From the WALK website:
Wordsworth and Bashō: Walking Poets is an exhibition of original and facsimile copies of manuscripts by William and Dorothy Wordsworth and Matsuo Bashō. They are shown alongside new work by contemporary UK and Japanese artists who have responded to the manuscripts, and what originally inspired them, in ways that are as fresh, creative and radical now as Wordsworth and Basho were during their lives. Artists in the show include:
Ewan Clayton, Ken Cockburn, Mike Collier, Alec Finlay, Christine Flint-Sato, Zaffar Kunial, Eiichi Kono, Manny Ling, Chris McHugh, Nobuya Monta, Inge Panneels, Andrew Richardson, Autumn Richardson, Nao Sakamoto, Minako Shirakura, Richard Skelton, Ayako Tani and Brian Thompson.
The two new works I created were ‘I Know Not Where’ and ‘Still Glides the Stream’:
“Walked I know not where’ is a line from Dorothy Wordworth’s Alfoxden journal, which – with its implicit indeterminacy – seemed to me an oblique invitation to reconfigure her text, to point at hitherto unknown destinations. 200 words were chosen and presented as a ‘map’ through which the viewer may walk, thereby constructing their own ‘word-paths’. Another panel displayed the results of my own such wanderings through her text.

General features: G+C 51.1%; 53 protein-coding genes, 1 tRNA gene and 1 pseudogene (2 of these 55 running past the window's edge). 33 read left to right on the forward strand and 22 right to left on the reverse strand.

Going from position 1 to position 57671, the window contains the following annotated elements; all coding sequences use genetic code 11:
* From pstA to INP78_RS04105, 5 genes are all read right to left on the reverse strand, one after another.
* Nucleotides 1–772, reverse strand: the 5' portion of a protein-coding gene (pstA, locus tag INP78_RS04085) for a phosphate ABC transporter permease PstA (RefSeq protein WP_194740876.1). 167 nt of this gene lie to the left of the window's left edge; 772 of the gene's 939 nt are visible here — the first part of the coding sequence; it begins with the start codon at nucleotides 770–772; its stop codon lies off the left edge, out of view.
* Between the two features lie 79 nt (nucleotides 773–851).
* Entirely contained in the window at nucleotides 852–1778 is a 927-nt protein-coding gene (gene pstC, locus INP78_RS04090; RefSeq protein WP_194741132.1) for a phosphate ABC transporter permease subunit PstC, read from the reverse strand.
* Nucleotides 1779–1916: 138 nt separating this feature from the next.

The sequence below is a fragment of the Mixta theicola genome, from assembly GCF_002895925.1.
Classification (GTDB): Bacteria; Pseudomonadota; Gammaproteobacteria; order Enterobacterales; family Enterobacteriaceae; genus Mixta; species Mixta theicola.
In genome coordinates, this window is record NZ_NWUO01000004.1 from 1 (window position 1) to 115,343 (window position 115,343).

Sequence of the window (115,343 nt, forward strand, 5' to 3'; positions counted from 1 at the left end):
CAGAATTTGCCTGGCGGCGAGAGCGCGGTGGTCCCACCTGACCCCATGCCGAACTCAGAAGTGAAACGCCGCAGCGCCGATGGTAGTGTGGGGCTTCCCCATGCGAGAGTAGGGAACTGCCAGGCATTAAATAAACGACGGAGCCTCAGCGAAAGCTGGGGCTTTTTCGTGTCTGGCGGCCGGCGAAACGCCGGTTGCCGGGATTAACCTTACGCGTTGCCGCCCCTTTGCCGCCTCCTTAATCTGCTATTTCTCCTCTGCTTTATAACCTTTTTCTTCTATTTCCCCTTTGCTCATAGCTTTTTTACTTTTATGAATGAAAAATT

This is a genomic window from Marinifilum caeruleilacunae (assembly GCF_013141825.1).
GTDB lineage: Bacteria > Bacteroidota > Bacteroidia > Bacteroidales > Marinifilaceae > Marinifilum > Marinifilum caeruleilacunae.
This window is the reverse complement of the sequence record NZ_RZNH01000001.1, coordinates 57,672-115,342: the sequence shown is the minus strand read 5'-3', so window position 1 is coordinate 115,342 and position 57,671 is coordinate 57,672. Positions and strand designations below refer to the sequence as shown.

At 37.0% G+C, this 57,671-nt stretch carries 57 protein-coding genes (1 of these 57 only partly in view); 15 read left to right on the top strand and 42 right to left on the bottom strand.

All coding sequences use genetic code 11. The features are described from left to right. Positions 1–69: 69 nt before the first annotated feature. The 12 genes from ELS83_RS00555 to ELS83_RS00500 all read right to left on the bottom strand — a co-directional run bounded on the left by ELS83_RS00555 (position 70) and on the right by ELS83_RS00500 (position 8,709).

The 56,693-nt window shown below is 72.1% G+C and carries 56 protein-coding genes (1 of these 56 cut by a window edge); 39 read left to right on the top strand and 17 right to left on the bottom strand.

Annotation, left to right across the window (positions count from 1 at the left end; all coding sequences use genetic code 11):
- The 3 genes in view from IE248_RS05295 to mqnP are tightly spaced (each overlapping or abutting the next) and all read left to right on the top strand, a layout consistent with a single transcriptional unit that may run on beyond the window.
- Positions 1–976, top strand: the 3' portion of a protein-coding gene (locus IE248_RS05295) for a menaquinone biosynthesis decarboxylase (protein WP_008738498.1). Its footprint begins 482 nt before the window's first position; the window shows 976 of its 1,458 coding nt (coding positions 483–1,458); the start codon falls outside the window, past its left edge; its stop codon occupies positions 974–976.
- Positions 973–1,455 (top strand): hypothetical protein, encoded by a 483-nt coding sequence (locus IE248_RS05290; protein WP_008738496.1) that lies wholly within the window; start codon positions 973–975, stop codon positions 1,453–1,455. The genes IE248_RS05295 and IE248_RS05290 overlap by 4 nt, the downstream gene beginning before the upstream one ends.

‘Still Glides the Stream’ is a distillation and examination of William Wordsworth’s ‘Duddon’ Sonnets, plumbing its depths for the presence of ancient ‘water-words’ in the Celtic and Germanic language families.
Unfortunately, there was insufficient room on the information panels to print the meanings of the ‘lost’ water words, which are therefore – in a sense – doubly lost. Since ‘Still Glides the Stream’ is about salvage, this is a rather ironic state of affairs, but it does at least serve to underline the reality of language loss. The meanings are printed below:
á [old norse] river
an [goidelic celtic] water
ar [goidelic celtic] water
ar [brittonic celtic] an ancient river-name element
as [goidelic celtic] cataract, waterfall
àth [goidelic celtic] ford
eá [anglo-saxon] river
ea [cumberland dialect] gap, outlet; found in river names
eas [goidelic celtic] cataract, waterfall, cascade
ey [cumberland dialect] island or river-side ground
òs [goidelic celtic] mouth of a river
óss [old norse] mouth or outlet of a river or lake
Wordsworth and Bashō: Walking Poets is on display at the Wordsworth Trust, Grasmere, UK, until the 2nd of November.